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Channel Header

What is the Channel Header?

Depiction of the channel header.

The channel header appears at the top of the list of messages. It serves the purpose of displaying the name of the channel (top line) as well as additional information (bottom line).

In addition to that it can offer buttons on the trailing edge (here: right). They can server different purposes, such as showing additional information about the channel, or other custom actions.

Customizing the Channel Header

You might want to customize the channel header to fit in with the rest of your app. The SwiftUI SDK provides several customization options, from minor tweaks to ultimately providing your own header.

For the customization you have 3 options:

  1. the ChatChannelNamer in the Utils class that can be handed to StreamChat upon creation
  2. the tintColor in the Appearance class that can be handed to StreamChat upon creation
  3. creating your own header completely

Each option servers different purposes, so here are examples for all of them.

Customizing the name of the channel

You can change the header's title while keeping the same look and feel of it. To do this, you need to provide your own implementation of the ChannelNamer protocol and inject it in the Utils class of the StreamChat context provider object.

let channelNamer: ChatChannelNamer = { channel, currentUserId in
"Custom namer: \( ?? "no name")"
let utils = Utils(channelNamer: channelNamer)

let streamChat = StreamChat(chatClient: chatClient, utils: utils)

Below you can see the comparison of the before and after of this change.

Depiction of the channel header namer comparison.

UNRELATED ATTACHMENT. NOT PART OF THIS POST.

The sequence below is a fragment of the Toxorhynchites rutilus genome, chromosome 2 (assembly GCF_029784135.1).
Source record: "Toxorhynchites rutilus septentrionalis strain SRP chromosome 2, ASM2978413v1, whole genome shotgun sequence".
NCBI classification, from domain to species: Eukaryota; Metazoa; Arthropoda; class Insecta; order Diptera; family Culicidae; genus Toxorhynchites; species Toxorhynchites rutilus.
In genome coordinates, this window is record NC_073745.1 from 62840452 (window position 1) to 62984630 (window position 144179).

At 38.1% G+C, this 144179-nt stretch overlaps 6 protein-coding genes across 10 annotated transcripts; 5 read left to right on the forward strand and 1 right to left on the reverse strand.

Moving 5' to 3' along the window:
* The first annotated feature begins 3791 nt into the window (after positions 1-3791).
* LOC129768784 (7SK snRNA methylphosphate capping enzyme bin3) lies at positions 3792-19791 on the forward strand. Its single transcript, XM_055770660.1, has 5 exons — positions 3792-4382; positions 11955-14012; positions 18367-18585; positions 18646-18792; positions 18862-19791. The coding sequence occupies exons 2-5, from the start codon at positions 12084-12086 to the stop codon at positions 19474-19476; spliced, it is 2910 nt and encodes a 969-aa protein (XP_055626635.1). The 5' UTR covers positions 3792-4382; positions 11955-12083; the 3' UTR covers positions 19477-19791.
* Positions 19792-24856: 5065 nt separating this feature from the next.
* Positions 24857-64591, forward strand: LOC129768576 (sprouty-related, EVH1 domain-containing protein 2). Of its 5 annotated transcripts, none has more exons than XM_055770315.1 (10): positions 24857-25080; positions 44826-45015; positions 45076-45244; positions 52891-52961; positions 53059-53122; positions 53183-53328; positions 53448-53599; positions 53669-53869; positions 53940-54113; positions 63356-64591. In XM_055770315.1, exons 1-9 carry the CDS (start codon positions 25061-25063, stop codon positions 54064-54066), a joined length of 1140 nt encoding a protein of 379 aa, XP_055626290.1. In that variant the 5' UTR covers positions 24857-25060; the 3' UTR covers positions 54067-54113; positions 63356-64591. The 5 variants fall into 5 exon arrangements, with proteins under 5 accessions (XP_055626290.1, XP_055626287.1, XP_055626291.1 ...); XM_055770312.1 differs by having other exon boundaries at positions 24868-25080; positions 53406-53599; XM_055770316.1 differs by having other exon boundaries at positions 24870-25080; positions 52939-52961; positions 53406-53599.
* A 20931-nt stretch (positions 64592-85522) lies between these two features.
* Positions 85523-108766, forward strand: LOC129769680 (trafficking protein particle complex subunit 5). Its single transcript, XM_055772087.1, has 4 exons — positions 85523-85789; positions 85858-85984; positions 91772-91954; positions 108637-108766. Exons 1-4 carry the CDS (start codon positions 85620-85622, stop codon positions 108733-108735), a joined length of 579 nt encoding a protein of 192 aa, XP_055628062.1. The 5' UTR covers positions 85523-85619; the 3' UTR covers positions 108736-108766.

The best place to do this would be in the AppDelegate file of your project. Not sure how to set this one up? We got you covered in our Getting started guide.

Changing the color of the header

Another simple change you can do is to change the tint color of the header. This will change the navigation bar buttons in all of the SDK components. To do this, simply initialize the StreamChat object with your preferred tint color.

var colors = ColorPalette()
colors.tintColor =

let appearance = Appearance(colors: colors)

let streamChat = StreamChat(chatClient: chatClient, appearance: appearance)

Below you can see the comparison of the before and after of this change.

Depiction of the channel header with different tint colors.

Creating Your Own Header

There are cases where you want to customize the navigation bar even further - either by adding branding information, like logo and text, or even additional buttons that will either push a new view, display a modal sheet or an alert.

In order to do this, you will need to perform four steps:

  1. Create a header conforming to ToolbarContent
  2. Create a modifier conforming to ChatChannelHeaderViewModifier
  3. Override makeChannelHeaderViewModifier in a custom ViewFactory
  4. Inject the custom ViewFactory into the view hierarchy.

First, you need to create your own header, conforming to SwiftUI's ToolbarContent protocol. Let's create a header that will show an additional button to the right, to do changes to the channel instead of the default avatar view.

struct CustomChatChannelHeader: ToolbarContent {